Suppose you start with some of the simple steps mentioned above and you avoid the major consumers of time, energy, and talent. Eventually, perhaps three to five years down the road if all goes well, you will find yourself unable to handle all of the calls, visits, and activities. This may be your best sign of success, but, still, how do you cope with the need for more staff time?

Rather than immediately hiring a full-time, technically oriented planned giving officer and “starting over” with donor relationships, you may instead want to hire additional support staff or administrative assistance in order to free more of your time to spend visiting donors and implementing marketing efforts. The same is true for full-time planned giving officers. Before hiring an additional professional staff person, remember that it may be possible to hire two support staff for the same budget requirements as one full-time professional in today’s tight employment market.

When it becomes cost effective to hire a full-time staff person, carefully consider your requirements before beginning your job search. If the age and wealth demographics of your constituency warrant it, you may want to hire a more technically competent person to supplement the ongoing stewardship efforts of others. In other cases, you may wish to continue to rely on outside sources for technical support and hire a person who is highly skilled in managing relationships with the types of persons who typically make planned gifts, namely older, long-term, committed donors.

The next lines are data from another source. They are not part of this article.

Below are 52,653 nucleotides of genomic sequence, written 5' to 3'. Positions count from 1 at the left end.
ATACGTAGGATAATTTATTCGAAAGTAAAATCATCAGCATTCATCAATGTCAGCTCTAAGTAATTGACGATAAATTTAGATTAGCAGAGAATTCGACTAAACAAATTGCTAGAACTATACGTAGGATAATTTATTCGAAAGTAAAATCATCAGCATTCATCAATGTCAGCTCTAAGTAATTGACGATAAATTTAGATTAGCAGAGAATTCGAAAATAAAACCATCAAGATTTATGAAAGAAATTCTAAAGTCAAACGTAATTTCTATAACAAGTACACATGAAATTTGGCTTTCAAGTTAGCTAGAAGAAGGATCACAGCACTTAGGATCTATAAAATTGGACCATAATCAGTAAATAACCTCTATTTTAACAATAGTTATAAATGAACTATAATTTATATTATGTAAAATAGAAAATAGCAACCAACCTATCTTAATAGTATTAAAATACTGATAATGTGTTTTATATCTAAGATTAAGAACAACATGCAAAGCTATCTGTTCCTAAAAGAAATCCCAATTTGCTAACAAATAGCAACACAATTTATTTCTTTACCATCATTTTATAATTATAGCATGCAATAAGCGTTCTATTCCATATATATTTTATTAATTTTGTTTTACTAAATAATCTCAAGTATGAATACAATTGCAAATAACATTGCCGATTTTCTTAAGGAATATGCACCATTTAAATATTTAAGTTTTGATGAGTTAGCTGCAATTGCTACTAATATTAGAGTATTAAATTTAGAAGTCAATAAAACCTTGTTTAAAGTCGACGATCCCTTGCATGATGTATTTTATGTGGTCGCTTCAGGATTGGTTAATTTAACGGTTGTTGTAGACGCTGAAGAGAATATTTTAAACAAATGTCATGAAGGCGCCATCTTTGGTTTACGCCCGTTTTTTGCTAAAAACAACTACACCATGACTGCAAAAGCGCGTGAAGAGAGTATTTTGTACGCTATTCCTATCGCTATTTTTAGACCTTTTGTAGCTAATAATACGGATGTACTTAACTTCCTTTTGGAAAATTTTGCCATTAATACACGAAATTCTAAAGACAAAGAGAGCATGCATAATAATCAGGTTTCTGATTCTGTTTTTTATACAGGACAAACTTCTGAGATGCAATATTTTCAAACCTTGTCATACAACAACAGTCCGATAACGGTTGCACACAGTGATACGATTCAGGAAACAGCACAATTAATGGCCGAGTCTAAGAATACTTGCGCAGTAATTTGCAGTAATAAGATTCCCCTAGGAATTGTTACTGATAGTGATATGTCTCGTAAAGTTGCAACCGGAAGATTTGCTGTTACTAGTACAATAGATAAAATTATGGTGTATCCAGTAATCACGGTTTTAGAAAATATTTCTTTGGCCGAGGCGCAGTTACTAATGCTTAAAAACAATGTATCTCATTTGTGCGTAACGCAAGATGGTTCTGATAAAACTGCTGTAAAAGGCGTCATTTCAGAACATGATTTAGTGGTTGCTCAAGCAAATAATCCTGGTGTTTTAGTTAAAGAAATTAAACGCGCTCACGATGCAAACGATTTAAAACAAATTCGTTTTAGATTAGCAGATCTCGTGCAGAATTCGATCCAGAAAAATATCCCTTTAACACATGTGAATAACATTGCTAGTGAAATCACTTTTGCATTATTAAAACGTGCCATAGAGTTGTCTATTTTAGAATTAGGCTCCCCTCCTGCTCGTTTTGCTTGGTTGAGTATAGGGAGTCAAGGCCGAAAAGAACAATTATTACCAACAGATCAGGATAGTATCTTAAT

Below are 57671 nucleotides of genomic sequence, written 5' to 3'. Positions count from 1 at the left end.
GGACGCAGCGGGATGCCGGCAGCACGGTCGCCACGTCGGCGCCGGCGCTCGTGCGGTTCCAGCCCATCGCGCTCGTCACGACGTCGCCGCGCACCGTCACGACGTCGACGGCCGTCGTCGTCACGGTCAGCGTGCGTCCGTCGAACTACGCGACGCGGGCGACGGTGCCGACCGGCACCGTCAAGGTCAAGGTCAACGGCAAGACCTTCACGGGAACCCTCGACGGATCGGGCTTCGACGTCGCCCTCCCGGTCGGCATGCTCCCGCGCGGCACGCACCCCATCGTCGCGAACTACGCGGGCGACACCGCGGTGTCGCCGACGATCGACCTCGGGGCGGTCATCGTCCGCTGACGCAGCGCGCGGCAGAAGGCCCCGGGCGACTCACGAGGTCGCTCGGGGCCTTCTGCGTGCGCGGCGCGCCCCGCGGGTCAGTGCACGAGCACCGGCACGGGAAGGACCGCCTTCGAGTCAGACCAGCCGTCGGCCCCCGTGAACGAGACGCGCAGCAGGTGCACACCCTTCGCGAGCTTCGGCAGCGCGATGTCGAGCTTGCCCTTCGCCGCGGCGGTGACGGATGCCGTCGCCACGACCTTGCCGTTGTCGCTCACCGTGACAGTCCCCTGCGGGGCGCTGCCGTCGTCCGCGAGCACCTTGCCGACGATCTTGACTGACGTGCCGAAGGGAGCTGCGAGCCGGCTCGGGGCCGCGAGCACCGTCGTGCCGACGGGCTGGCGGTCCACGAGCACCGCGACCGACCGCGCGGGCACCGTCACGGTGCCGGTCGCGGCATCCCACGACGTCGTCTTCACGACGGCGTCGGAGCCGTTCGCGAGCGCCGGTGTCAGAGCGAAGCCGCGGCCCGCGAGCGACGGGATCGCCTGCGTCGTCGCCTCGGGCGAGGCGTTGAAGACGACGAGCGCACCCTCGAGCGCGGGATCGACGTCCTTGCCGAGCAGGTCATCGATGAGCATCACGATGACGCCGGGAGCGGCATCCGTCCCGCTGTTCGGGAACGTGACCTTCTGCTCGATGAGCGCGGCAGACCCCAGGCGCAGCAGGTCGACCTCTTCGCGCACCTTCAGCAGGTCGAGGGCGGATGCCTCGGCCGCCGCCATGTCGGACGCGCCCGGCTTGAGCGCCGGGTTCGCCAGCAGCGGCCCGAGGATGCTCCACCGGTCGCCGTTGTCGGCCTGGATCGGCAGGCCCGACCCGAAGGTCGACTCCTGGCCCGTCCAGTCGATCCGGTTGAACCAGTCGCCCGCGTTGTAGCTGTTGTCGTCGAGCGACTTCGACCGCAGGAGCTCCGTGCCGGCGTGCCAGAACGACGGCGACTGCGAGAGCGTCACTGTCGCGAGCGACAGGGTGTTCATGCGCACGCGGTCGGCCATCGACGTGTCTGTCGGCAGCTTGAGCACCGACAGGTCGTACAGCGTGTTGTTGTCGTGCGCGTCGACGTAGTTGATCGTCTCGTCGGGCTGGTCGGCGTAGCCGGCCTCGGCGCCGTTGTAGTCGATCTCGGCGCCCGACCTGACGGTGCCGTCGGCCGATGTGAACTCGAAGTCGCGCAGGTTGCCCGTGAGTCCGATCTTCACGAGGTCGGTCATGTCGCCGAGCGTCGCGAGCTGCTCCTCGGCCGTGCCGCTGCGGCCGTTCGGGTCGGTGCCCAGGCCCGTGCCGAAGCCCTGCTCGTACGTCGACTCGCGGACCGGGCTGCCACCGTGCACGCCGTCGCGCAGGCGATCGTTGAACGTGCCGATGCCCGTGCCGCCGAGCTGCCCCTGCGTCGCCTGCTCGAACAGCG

Conclusion

By no means does “one size fit all” when staffing a planned gift development effort. We have worked with programs that range from one person spending a few hours a week to efforts employing scores of people dispersed nationwide. Equal levels of success can be achieved when compared to the size of the resource base available. For many organizations, beginning a planned giving program is simply an exercise in time and resource management. The key is to institutionalize a level of discipline that results in avoiding much of the “urgent” in favor of activities that will prove to be most “important” over the life of the organization or institution.

The publisher of Give & Take is not engaged in rendering legal or tax advisory service. For advice and assistance in specific cases, the services of your own counsel should be obtained. Articles in Give & Take may generally be reprinted for distribution to board members and staff of nonprofit institutions and other non-donor groups. Proper credit must be given. Call for details.